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Top CMOs
Top CMOs
Part 5: Top CMOs Share Their Uncuttable Demand Gen Budget Items
This is part five in our special mini-series, Uncuttable. Tune in to hear from top marketing leaders as they reveal the demand gen budget items they can’t live without.
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Guest Bio

Part five of this special mini-series features 12 CMOs and marketing leaders from some of the world's fastest-growing companies.

Episode Summary

On Demand Gen Visionaries, we sit down with marketing leaders from some of the world’s largest and fastest-growing companies to uncover the demand gen strategies that have been fundamental to their skyrocketing success.

In each episode, we ask our guests which three areas of investment are most important to their demand gen initiatives. Tune in to this special mini-series to hear the budget items our CMO guests can’t live without.

Key Takeaways

While every CMO had their own unique "uncuttable" budget items, there were three that were consistently mentioned as top priorities:

  • You can't do anything in marketing today, and especially B2B without really stellar content. Don’t just put out content to put out content. 
  • Your website is your storefront, brand, and identity. Your website needs to be, at the minimum, just as good as the product you’re selling.
  • Before you start working on your SEO, be clear about what your message and story is. Come up with a tight content strategy. Then finally, think about how to make it discoverable.

Quotes



Episode Highlights

Episode Transcript

“I definitely think that leadership would be my number one. And I say that because it is critical that your customer understands and believes in your category and you cannot win their trust. You cannot win their business, if they don't understand your category, let alone your product. And so I think thought leadership that's backed in data, ideally proprietary data to help your customer understand your space. The value of investing in your space, is really critical.” — Amanda Malko

“Without question it’s search engine optimization. That is the basis of how we start a lot of our strategies because it gives us information on what people are looking for. And I think the big thing there is to make sure that you pay attention to the long tail strategy. A lot of times people will just look at one or two really short keywords and say, ‘well, that's so broad people. I don't know what they're searching on,’ but you really have to look a little bit deeper and figure out where there's opportunity there — where there's a good search volume and low keyword density. And you combine the two and that actually gives you a really good playbook to go forward.” — Raj Khera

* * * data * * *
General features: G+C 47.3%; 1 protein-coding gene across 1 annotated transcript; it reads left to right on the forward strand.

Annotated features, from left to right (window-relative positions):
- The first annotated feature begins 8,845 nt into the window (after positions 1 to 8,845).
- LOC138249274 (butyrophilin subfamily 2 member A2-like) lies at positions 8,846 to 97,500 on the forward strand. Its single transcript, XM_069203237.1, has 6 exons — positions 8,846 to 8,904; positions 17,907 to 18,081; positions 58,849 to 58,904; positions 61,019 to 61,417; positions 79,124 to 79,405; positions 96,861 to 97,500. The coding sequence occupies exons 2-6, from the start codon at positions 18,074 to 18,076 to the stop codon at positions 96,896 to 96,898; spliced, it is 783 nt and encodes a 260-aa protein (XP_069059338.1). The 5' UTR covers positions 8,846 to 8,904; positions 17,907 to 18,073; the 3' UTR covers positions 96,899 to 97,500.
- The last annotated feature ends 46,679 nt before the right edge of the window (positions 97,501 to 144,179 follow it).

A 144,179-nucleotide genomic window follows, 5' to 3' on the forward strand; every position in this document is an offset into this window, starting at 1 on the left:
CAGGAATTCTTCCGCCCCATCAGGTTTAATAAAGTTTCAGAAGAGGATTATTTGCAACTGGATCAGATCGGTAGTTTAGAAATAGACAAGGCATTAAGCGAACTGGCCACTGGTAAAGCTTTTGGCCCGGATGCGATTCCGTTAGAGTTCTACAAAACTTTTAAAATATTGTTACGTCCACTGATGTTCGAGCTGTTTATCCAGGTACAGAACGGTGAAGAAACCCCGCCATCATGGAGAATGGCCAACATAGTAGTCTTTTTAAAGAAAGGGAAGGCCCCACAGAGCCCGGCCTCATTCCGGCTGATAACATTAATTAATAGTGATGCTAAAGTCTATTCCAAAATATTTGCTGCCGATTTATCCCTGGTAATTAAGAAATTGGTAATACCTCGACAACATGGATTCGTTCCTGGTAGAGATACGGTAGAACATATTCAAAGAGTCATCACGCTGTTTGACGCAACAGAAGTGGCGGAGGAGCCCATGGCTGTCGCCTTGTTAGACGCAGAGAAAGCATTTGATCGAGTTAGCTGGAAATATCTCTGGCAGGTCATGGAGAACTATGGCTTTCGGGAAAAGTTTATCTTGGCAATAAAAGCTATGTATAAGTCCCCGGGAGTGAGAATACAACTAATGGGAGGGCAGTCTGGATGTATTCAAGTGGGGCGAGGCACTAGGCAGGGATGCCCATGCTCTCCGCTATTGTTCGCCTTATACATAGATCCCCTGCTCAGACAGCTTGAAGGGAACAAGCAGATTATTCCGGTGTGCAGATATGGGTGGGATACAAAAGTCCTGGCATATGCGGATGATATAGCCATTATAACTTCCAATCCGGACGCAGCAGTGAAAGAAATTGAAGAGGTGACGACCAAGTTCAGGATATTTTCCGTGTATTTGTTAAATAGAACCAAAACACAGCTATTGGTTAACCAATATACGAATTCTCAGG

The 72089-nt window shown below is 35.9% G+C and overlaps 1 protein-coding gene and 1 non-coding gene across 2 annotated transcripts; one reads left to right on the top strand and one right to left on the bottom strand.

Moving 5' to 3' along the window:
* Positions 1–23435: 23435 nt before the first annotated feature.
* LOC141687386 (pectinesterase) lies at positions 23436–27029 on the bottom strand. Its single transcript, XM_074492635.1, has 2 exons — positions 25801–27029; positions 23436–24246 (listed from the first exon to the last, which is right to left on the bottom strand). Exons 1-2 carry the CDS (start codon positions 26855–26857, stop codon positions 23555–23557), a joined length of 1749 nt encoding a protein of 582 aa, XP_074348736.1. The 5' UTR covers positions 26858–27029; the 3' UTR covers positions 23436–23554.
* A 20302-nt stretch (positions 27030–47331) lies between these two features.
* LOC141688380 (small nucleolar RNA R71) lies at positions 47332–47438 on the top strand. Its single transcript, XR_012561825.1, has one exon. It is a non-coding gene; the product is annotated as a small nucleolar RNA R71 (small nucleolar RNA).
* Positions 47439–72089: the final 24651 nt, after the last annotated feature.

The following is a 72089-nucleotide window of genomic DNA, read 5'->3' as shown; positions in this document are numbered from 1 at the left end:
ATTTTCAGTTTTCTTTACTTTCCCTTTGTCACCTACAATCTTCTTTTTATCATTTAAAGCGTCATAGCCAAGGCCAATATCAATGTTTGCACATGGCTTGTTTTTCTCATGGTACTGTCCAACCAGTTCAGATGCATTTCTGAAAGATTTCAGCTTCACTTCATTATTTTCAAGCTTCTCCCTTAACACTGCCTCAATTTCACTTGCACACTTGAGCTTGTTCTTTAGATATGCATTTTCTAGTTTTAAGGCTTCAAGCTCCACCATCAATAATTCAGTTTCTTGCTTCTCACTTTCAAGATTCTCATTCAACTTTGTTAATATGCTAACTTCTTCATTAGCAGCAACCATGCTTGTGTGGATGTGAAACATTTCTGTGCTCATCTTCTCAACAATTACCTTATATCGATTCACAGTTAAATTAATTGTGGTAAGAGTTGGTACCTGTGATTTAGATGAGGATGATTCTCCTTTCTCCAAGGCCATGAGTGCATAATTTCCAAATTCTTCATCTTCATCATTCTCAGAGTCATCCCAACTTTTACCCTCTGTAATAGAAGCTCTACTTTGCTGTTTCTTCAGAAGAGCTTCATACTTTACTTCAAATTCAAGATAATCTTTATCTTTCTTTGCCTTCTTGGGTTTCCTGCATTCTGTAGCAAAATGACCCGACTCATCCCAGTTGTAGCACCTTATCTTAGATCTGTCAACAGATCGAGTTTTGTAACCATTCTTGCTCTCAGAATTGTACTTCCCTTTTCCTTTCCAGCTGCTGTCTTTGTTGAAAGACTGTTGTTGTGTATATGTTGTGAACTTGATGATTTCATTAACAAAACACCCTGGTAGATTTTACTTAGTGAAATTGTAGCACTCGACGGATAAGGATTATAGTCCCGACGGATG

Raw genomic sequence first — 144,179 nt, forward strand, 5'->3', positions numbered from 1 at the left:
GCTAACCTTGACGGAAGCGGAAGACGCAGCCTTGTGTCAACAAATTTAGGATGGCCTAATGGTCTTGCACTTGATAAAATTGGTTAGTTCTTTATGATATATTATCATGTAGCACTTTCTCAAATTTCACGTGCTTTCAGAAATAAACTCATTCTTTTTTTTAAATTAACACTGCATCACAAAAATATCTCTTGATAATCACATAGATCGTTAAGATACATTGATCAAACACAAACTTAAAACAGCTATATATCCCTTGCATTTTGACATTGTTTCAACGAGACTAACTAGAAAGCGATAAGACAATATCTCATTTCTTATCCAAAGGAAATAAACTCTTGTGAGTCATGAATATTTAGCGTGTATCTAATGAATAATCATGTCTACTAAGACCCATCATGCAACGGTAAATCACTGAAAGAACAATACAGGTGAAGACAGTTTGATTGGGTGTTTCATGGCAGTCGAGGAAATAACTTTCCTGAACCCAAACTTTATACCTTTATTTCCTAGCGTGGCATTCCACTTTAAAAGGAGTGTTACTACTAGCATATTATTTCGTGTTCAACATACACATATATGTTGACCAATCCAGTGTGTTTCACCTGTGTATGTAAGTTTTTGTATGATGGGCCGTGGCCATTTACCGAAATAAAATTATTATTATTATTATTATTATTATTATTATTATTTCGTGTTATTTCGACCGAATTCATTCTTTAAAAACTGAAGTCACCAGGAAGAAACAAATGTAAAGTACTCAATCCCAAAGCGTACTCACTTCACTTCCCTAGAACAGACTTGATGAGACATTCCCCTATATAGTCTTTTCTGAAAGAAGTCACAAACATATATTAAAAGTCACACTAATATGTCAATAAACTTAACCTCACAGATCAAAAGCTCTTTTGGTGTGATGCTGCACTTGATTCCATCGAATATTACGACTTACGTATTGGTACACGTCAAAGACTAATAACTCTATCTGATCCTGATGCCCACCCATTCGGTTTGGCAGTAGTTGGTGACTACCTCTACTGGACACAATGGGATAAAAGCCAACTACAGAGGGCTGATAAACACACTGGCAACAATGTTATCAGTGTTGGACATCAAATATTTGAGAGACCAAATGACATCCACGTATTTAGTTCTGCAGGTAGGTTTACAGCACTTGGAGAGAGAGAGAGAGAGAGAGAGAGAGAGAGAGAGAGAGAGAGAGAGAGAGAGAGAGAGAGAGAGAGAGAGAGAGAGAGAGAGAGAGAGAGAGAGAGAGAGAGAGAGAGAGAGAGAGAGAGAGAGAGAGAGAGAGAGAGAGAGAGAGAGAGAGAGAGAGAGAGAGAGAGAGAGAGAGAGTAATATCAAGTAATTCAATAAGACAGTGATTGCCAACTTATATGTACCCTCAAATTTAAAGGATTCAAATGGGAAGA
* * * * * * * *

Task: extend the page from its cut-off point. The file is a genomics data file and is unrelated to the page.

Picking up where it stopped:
“So if you kind of think about those three buckets, brand performance, media, and then life cycle, those are the sort of the three big buckets of things that I would never want to cut. But the order is actually flipped. The first thing I want to focus on is the life cycle followed by performance, followed by brand.” — Kady Srinivasan 

“SEO is one of those seeds that you plant in the ground and it takes a long time for it to blossom, but after a while it becomes as big as an Oak tree and it becomes the gift that keeps on giving.” — Justin Shriber

“I refer to our website as our number one salesperson, as it does generate the most leads. And it certainly helps educate people on what we have to offer and the value that we bring.” — Susan Beermann

“[Our website does] both education and conversion and is the way we think about it, but it actually plays all of the classic roles. It plays as our billboard. It's our always-on asset. We have complete control over it, so we want it to be great.” — Keith Messick

“The website is your second most important product. I don't think a lot of marketers think that way and that you should be investing almost the same amount of time and energy and making your website powerful and easy to use. Just as much time your product team is spending on the product you sell, because it's your storefront. It is your brand. It's your identity. Part of my philosophy, this also applies to demand gen, is to actually follow D2C or retail brands.” — Kyle Lacy

“No, not everybody thinks of STRs necessarily as a demand gen channel per se. But I think that when an SDR is doing it right and they're not just sending out robo spam, but they're really sending good well-crafted personalized messages, it makes such a difference because it's the human touch. And, I really do think that in the world where there is so much digital and scalable things, the human touch really matters.” — Jon Miller